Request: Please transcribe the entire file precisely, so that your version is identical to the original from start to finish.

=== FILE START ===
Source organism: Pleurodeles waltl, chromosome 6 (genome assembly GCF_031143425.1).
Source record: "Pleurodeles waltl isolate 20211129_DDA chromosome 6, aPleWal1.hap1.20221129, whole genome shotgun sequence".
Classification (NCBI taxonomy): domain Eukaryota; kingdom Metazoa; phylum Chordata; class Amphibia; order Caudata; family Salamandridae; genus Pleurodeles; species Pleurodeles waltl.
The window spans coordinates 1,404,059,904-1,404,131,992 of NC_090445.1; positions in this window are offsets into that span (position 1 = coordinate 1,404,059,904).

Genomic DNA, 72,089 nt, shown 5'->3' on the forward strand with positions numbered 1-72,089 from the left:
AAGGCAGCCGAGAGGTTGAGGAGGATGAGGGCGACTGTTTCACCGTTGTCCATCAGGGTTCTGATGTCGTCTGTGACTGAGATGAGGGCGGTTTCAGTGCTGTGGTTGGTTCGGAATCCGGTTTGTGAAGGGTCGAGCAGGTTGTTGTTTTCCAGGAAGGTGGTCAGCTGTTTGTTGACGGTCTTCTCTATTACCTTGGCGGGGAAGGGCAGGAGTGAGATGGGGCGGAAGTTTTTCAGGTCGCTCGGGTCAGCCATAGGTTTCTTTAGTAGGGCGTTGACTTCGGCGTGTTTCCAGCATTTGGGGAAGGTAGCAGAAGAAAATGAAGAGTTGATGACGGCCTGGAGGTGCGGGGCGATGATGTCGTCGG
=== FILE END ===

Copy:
Source organism: Pleurodeles waltl, chromosome 6 (genome assembly GCF_031143425.1).
Source record: "Pleurodeles waltl isolate 20211129_DDA chromosome 6, aPleWal1.hap1.20221129, whole genome shotgun sequence".
Classification (NCBI taxonomy): domain Eukaryota; kingdom Metazoa; phylum Chordata; class Amphibia; order Caudata; family Salamandridae; genus Pleurodeles; species Pleurodeles waltl.
The window spans coordinates 1,404,059,904-1,404,131,992 of NC_090445.1; positions in this window are offsets into that span (position 1 = coordinate 1,404,059,904).

Genomic DNA, 72,089 nt, shown 5'->3' on the forward strand with positions numbered 1-72,089 from the left:
AAGGCAGCCGAGAGGTTGAGGAGGATGAGGGCGACTGTTTCACCGTTGTCCATCAGGGTTCTGATGTCGTCTGTGACTGAGATGAGGGCGGTTTCAGTGCTGTGGTTGGTTCGGAATCCGGTTTGTGAAGGGTCGAGCAGGTTGTTGTTTTCCAGGAAGGTGGTCAGCTGTTTGTTGACGGTCTTCTCTATTACCTTGGCGGGGAAGGGCAGGAGTGAGATGGGGCGGAAGTTTTTCAGGTCGCTCGGGTCAGCCATAGGTTTCTTTAGTAGGGCGTTGACTTCGGCGTGTTTCCAGCATTTGGGGAAGGTAGCAGAAGAAAATGAAGAGTTGATGACGGCCTGGAGGTGCGGGGCGATGATGTCGTCGG